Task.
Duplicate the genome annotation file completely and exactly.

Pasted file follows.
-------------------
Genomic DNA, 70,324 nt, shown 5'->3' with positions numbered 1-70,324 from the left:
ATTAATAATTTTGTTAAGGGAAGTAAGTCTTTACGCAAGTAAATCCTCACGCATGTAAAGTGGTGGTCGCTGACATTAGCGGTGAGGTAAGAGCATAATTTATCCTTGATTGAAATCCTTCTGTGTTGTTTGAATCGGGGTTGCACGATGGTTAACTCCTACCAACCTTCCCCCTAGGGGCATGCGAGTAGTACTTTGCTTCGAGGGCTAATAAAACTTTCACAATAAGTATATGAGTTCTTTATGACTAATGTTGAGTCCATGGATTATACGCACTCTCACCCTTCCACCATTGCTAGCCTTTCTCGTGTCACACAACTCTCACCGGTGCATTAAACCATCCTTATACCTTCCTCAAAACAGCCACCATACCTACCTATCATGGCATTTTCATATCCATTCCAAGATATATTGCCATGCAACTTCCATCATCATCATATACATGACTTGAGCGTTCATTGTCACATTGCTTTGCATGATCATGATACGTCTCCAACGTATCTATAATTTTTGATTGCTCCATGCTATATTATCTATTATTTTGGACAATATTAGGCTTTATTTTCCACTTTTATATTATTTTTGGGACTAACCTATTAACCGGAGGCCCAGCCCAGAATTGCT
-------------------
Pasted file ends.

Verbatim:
Genomic DNA, 70,324 nt, shown 5'->3' with positions numbered 1-70,324 from the left:
ATTAATAATTTTGTTAAGGGAAGTAAGTCTTTACGCAAGTAAATCCTCACGCATGTAAAGTGGTGGTCGCTGACATTAGCGGTGAGGTAAGAGCATAATTTATCCTTGATTGAAATCCTTCTGTGTTGTTTGAATCGGGGTTGCACGATGGTTAACTCCTACCAACCTTCCCCCTAGGGGCATGCGAGTAGTACTTTGCTTCGAGGGCTAATAAAACTTTCACAATAAGTATATGAGTTCTTTATGACTAATGTTGAGTCCATGGATTATACGCACTCTCACCCTTCCACCATTGCTAGCCTTTCTCGTGTCACACAACTCTCACCGGTGCATTAAACCATCCTTATACCTTCCTCAAAACAGCCACCATACCTACCTATCATGGCATTTTCATATCCATTCCAAGATATATTGCCATGCAACTTCCATCATCATCATATACATGACTTGAGCGTTCATTGTCACATTGCTTTGCATGATCATGATACGTCTCCAACGTATCTATAATTTTTGATTGCTCCATGCTATATTATCTATTATTTTGGACAATATTAGGCTTTATTTTCCACTTTTATATTATTTTTGGGACTAACCTATTAACCGGAGGCCCAGCCCAGAATTGCT